FIG. 1 is a perspective view of an arthrometer according to the invention.

FIG. 2 illustrates the arthrometer of FIG. 1 attached to a thigh of a user.

FIG. 3 is a cut-away side view of the arthrometer of FIG. 1.

FIG. 4 is a side view of a portion of the arthrometer of FIG. 3 showing a detail of a switch positioning assembly.

FIG. 5 is a stick figure of a human leg during the performance of a knee-bend.

FIG. 6 is a schematic diagram of the monitoring and reporting network of the arthrometer of FIG. 1.

FIG. 7 is a side view of another embodiment of a gravity actuated sensor for use with an arthrometer according to the invention.

DESCRIPTION OF THE ILLUSTRATED EMBODIMENT

FIG. 1 shows an arthrometer 10 according to the invention. The arthrometer 10 has a rigid housing 12 which has a generally elongated rectangular shape extending along a principal axis 12a with rounded top and bottom ends 14, 16, respectively. Switch positioning assemblies 18, 20 are disposed at each end. In operation, as shown in FIG. 2, a coupling mechanism 17 is used to attach the housing 12 to an elongated limb of a human body so that the principal axis 12a is at a fixed presentation (preferably parallel) to the long axis of the limb. The housing 12 may be affixed to a person's upper leg, lower leg, upper arm or lower arm, for example.

The coupling mechanism 17 includes flexible belts or straps 17a extending from the housing 12 with complimentary fasteners 17b at the distal tips. The fasteners may be of the "belt buckle", or "snap" type, "hook and loop" type, or other fastening type mechanism as are known in the art. Preferably, the lower surface (not shown) of housing 12 is concave along an axis parallel to axis 12a to provide a preferred seating of the housing substantially parallel to axis 12a. The housing 12 includes an alarm sounding device 106 and optionally a visual display 108.

As shown in the cut-away view of FIG. 3, the top switch positioning assembly 18 contains an adjustment dial 22 and an elongated arm 24 which together form an angle reduction assembly permitting a vernier-type adjustment. The dial 22 is rotatably mounted to the housing 12 at a shaft 26. One end of the arm 24 is rotatably mounted to the housing 12 at a shaft 28, and the other end of arm 24 is rotatably and slidably mounted to the dial 22 at a shaft 30 extending from the dial 22. The shaft 30 is rigidly affixed in the dial 22, and the shaft 30 is slidingly fitted within an elongated aperture 32 of the arm 24. A 2:1 angle reduction provides a suitable adjustment sensitivity, but other ratios, or no reduction can be used. Preferably, shafts 26, 28 and 30 extend along central axes that are perpendicular to the axis 12a. A gravity-actuated switch 34 is rigidly mounted to the arm 24 at a predetermined angle relative to the long axis of arm 24. In the preferred embodiment switch 34 is a mercury switch, although other types of gravity actuated switches can be used.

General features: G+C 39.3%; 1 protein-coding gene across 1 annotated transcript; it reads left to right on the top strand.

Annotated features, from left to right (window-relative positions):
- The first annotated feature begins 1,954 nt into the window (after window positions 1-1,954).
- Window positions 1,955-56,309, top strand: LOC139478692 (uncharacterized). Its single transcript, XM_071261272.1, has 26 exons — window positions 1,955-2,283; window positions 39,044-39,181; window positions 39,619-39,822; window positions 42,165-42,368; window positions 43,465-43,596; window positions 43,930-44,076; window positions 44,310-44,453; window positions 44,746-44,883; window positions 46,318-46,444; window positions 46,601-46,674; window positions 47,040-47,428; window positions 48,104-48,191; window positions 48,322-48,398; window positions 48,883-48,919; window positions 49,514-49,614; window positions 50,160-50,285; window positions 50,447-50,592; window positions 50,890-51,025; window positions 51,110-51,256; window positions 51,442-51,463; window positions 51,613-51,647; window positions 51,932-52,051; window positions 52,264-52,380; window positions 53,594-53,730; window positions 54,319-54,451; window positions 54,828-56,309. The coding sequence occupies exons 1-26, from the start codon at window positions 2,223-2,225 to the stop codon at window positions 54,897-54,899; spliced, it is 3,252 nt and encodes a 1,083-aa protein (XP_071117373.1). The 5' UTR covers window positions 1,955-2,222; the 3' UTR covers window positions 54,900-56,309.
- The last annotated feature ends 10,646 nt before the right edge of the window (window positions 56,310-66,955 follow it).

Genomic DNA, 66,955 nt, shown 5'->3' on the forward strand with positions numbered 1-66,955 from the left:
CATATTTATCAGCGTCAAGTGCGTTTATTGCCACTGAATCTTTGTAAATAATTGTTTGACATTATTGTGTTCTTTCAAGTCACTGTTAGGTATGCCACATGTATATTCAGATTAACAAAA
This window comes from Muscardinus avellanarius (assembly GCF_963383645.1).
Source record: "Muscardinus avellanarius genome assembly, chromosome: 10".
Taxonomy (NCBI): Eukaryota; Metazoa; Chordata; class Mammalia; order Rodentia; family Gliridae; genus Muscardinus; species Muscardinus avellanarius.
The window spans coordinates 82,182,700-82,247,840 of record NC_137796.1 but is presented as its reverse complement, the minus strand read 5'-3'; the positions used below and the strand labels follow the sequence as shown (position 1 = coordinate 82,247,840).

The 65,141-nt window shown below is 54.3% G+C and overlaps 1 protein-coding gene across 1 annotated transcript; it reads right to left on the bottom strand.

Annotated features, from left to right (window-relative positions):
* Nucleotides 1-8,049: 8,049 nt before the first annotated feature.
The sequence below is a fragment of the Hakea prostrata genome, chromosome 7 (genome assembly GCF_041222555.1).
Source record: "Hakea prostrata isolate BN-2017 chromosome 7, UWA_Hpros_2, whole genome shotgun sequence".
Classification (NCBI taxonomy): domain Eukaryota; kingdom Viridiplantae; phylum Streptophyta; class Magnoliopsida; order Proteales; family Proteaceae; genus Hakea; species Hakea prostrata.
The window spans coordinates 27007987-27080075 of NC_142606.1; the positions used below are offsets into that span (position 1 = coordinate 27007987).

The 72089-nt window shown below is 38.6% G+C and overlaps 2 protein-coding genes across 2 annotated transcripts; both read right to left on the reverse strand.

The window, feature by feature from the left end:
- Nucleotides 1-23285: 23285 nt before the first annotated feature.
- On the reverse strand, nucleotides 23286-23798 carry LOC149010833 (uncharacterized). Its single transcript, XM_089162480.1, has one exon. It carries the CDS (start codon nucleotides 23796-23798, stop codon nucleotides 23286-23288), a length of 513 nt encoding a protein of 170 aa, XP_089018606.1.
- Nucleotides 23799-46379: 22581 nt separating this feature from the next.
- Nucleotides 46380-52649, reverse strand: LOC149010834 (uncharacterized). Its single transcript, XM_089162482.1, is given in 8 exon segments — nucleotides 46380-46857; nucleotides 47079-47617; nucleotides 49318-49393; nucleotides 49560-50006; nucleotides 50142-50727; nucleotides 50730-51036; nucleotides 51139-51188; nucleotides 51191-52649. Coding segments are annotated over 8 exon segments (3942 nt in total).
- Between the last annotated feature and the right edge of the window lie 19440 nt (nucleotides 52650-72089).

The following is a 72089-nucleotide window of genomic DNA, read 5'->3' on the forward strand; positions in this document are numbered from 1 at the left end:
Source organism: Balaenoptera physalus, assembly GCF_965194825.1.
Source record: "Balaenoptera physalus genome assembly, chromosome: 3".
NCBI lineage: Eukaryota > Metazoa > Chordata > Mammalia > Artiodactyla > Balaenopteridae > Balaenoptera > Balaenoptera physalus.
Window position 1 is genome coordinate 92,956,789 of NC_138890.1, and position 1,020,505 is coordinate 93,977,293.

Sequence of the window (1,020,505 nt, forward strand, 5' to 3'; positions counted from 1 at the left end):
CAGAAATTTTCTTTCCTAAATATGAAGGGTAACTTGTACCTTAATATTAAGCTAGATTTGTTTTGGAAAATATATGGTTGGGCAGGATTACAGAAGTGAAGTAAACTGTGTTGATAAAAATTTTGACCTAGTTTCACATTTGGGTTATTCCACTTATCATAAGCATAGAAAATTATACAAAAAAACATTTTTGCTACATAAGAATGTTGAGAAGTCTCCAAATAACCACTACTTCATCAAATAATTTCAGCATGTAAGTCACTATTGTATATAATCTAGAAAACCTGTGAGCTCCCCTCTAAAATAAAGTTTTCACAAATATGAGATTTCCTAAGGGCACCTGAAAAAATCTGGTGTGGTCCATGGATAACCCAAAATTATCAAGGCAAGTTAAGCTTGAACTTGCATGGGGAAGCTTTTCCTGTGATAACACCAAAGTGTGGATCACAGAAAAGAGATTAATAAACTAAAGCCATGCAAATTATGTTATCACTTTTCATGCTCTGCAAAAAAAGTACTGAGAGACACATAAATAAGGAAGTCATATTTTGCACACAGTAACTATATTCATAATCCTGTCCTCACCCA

This arrangement allows the orientation of the switch 34 to be adjusted relative to a principal axis 12a. Rotating the dial 22 displaces shaft 30 which in turn translates and rotates the arm 24 (since shaft 30 is fitted within the elongated aperture 32). Since the switch 34 is rigidly affixed to the arm 24, the orientation of switch 34 is controlled by rotation of the dial 22 in a vernier manner, permitting relatively fine adjustment. FIG. 4 shows the arthrometer 10 with the switch 34 oriented differently than in FIG. 3. This different orientation was achieved by rotating dial 2 to a different position than that shown in FIG. 3.

In alternate forms of the invention, the switch 34 directly shifts the angle shifted of switch by return of dial 22.

The aperture 32 of the illustrated embodiment is elongated to allow for a changing distance between the shaft 30 and the shaft 28 as the dial 22 is rotated. In FIG. 4 the shaft 30 is nearly maximally distant from the shaft 28, and therefore the shaft 30 is at one end of the aperture 32. In FIG. 3 the shaft 30 is closer to the shaft 28 and is at the other end of the aperture 32.